Thursday, November 30, 2017

Green Bean and Potato Sauté

Developed November, 2017. This is the ideal 'green vegetable + starch' side dish. Based on pantry ingredients, it's easy, quick, and cheap.
1 39-oz can green beans and whole potatoes (Hanover™ brand is good)
1/4 c shallots, thinly sliced
2 to 3 T chicken fat or other fat such as bacon, butter, or olive oil
1 t paprika
Heat the fat in a 10-inch nonstick skillet until bubbling. Add the shallots and salt lightly. Fry with frequent stirring until soft but not colored. Drain the vegetables thoroughly, reserving the pack liquid. Add the green beans to the skillet, separate from the potatoes. As the beans are cooking, slice the potatoes thinly. After about five minutes, add the potatoes, season with paprika and salt, and continue cooking. After 10 minutes, add the reserved liquid bit by bit until about half has been added. Cook with frequent turning until most of the liquid has been lost and a pan sauce forms. Serves 3 to 4.

Monday, November 20, 2017

Steamed Broccoli

The steaming method produces a tender, bright-green product but avoids a water-logged, mushy vegetable that can easily result when boiling is used.
10 oz (300 g) fresh broccoli
2 T (30 ml) low-fat margarine or butter
1 t (5 ml) salt
2 T (30 ml) lemon juice
Trim away the tough base and cut the broccoli into bite-sized pieces. Place in a shallow bowl and top with salt, lemon juice, and the fat. Place into a steamer, cover tightly, and cook for 8 to 10 minutes, testing for doneness when the tip of a paring knife penetrates easily. Toss to distribute the flavorings and serve in the bowl it was steamed in.

Wednesday, November 15, 2017

Corned-Beef Style Boiled Vegetables

Developed March, 2017. Unlike the traditional boiling method, when steam is used to cook corned beef, there may be little flavorsome stock in which to cook the accompanying vegetables. This recipe solves the problem by first creating a stock with beef base and the appropriate spices. Another approach was described earler.
2 qt water
1 T beef stock concentrate (Better than Bouillon™ is good)
2 T kosher salt
1/2 T brown sugar
Put the following in a large tea ball or wrap in cheese cloth.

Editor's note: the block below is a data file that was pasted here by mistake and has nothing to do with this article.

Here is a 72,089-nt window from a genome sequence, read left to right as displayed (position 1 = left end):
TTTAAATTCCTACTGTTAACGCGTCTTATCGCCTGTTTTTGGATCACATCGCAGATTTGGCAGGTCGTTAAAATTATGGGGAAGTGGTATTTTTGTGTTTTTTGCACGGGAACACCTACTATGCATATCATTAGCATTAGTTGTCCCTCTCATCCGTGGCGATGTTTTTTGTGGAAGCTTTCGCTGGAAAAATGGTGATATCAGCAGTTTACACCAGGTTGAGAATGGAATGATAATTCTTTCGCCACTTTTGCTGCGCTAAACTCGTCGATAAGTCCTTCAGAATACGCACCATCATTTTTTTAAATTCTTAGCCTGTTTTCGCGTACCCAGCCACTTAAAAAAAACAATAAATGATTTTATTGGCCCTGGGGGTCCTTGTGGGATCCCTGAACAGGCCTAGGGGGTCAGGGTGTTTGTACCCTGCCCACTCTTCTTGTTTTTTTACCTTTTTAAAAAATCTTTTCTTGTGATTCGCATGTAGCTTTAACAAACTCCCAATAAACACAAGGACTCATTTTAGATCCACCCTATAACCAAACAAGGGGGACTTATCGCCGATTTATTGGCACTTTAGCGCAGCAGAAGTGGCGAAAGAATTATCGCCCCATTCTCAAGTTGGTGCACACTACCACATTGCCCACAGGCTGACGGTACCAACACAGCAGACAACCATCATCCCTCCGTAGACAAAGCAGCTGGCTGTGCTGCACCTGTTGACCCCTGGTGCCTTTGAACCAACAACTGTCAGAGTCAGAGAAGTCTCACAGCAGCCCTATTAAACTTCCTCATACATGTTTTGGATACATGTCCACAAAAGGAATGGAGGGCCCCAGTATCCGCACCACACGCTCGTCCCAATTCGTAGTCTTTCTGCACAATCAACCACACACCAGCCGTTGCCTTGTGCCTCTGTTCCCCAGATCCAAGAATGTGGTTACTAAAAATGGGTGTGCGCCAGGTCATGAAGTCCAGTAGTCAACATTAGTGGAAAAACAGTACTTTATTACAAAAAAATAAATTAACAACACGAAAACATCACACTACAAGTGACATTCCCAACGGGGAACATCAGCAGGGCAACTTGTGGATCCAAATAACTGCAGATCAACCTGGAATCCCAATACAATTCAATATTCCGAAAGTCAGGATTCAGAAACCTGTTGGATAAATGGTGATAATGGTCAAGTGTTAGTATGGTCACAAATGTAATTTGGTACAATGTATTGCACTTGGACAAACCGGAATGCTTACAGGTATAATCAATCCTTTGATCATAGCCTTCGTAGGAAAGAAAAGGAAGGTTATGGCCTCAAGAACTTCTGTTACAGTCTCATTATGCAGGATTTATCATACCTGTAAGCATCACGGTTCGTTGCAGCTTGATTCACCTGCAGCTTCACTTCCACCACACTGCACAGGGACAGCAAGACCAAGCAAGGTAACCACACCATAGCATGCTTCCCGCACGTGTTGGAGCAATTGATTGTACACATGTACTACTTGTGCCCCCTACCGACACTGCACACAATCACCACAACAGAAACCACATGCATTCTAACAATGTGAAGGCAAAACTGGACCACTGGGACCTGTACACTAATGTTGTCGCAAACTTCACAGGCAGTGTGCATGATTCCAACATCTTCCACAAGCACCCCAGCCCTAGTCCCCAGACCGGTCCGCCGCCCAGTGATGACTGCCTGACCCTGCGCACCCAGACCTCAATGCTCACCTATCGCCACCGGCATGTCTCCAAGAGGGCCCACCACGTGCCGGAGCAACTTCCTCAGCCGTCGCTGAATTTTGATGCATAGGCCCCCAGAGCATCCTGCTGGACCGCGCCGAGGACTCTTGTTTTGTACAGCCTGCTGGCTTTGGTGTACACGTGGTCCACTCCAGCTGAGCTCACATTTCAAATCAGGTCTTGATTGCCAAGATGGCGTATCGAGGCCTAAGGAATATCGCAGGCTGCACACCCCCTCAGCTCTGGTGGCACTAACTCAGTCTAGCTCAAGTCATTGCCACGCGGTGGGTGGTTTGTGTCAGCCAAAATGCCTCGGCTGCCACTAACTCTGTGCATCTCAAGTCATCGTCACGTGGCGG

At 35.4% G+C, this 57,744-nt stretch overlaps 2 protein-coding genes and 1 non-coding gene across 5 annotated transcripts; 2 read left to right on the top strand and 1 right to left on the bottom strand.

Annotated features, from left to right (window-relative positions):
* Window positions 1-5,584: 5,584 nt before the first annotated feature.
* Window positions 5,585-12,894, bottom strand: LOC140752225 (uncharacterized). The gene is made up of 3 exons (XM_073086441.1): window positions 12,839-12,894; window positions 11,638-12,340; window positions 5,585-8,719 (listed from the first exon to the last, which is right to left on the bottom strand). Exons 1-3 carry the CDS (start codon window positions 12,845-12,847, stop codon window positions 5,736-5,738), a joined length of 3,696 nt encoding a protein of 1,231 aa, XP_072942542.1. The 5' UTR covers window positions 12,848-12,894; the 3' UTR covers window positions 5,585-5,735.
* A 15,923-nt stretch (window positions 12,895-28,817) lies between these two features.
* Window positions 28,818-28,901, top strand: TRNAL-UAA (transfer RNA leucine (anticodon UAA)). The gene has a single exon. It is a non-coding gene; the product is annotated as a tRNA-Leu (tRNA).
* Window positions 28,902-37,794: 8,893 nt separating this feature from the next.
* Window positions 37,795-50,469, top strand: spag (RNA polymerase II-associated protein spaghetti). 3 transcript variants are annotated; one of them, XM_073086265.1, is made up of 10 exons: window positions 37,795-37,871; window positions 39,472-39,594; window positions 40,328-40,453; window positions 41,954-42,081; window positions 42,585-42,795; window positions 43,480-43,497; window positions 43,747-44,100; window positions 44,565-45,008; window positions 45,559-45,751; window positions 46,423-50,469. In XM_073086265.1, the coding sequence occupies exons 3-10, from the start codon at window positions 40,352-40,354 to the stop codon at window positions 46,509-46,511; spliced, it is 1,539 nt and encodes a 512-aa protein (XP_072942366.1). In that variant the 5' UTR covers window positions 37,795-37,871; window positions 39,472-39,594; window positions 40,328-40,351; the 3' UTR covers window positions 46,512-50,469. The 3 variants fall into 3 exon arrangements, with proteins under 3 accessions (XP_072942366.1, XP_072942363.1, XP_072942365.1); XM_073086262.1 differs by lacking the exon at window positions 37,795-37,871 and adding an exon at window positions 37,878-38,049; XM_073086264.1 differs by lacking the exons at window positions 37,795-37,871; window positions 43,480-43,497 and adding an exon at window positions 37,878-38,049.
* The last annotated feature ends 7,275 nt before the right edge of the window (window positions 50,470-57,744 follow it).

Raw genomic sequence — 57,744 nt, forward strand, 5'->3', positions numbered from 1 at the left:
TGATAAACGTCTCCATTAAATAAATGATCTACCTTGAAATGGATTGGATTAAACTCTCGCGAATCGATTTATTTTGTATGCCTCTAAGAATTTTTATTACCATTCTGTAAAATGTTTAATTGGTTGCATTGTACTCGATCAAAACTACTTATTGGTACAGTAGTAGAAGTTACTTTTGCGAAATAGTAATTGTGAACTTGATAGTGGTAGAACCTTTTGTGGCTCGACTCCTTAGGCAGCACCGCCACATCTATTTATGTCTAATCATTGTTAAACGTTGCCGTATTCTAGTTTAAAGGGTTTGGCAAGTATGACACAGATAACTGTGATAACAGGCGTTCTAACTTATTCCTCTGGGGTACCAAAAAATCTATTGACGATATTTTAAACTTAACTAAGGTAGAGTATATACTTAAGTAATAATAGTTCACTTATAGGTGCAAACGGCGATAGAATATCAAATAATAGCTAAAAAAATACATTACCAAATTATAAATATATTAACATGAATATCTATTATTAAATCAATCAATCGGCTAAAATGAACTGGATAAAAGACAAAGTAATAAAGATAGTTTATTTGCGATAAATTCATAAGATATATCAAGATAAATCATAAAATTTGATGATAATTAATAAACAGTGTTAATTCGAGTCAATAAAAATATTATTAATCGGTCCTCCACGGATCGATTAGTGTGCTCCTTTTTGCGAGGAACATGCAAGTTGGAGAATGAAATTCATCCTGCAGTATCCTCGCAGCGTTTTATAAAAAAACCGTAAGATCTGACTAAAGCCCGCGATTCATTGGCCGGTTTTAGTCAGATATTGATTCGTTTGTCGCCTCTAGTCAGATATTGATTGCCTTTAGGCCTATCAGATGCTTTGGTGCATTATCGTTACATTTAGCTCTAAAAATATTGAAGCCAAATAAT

2 garlic cloves, crushed
2 bay leaves
2 allspice berries
1 t peppercorns
1 t coriander seeds
1 lb yellow potatoes, quartered lengthwise
10 oz (four medium) carrots, peeled, split lengthwise
1-1/2 lb (1/2 head) green cabbage, quartered through the core
8 oz frozen pearl onions, thawed
Bring water, concentrate, salt, and sugar to a slow boil, with stirring. Add the seasonings and simmer 10 minutes to form a cooking stock. Add potatoes, cabbage, and carrots. Cook at a fast simmer until tender, about 15 minutes. Add the onions and heat through. Rewarm corned beef slices in the stock and serve in bowls. Variation: Replace or supplement the corned beef with lengths of Polish sausage.

Easy Pumpkin Bread

Pumpkin spice does its best work in this moist, rich sweet bread. Recipe from a family friend from 30 years ago.
1 29 oz can pumpkin
4 beaten eggs
3 c sugar
1 c oil
3-1/2 c flour
2 t salt
1 t baking soda
1 t baking powder
1/2 t ground clove
1 t ground all spice
1 t ground cinnamon
1 t ground nutmeg
about 2/3 c water
1-1/2 cups chopped roasted walnuts
Preheat oven to 350 F. In large bowl, beat eggs, stir in pumpkin, sugar, and oil in sequence, mixing well after each addition. Sift dry ingredients into pumpkin mixture and stir until smooth. Stir in water and mix in nuts. Distribute batter into 3 well-greased large loaf pans. Bake 55 to 60 minutes. A toothpick inserted in middle will come out clean when done. Keeps and freezes well. Very good toasted and topped with cream cheese. Yield: 3 large loaves.

Tuesday, October 10, 2017

Paleo Brine

The term 'paleo' in the title is meant to indicate cooking practices of early humans and, also likely, our pre-human precursors. Early cooks discovered the benefits of 'brining' their food before cooking it, better flavor and moistness. The simplest marinade is sea water. The term 'marine' can be seen as the origin of the word 'marinade'. This recipe approximates the salinity of seawater, namely 3.5% or 35 grams per 1000 milliliters. This may be prepared using a digital kitchen scale or by volume measure by standardizing on a particular salt product.
35 g or 1/4 c Diamond Crystal™ Kosher salt 
1000 g or 1 qt water
Dissolve the salt in the water in a large bowl with stirring. Soak the food item for 10 minutes to several hours depending on thickness and texture. Drain and pat dry if frying will be used. Only use pepper to season.

Tuesday, September 26, 2017

Lemon Orzo Pilaf

Developed August, 2017 in response to a dreadful recipe in a local supermarket ad. Although orzo masquerades as a grain, it is a small rice-shaped form of pasta that is often cooked much like rice.
1/4 c shallots, finely chopped
3 T olive oil, divided
8 oz orzo
1-3/4 c hot stock (chicken, seafood, or vegetable)
1 t salt
1 t sumac (optional)
1 t minced garlic
1 t dry tarragon
1 T (or 2) lemon juice (use 2 T, if sumac is not used)
1/2 c grated Parmesan cheese
Heat 1 tablespoon of the oil in a heavy skillet over medium heat. Add the shallots, salt lightly, and cook until lightly browned. Add the orzo and another tablespoon of oil and cook until the orzo is opaque and lightly colored. Stir in the garlic, salt, sumac, and the stock. Cover, reduce the heat and simmer for 15 minutes. Fluff, stir in the lemon juice, the cheese, the remaining oil, and the tarragon. Serves four.

Thursday, September 21, 2017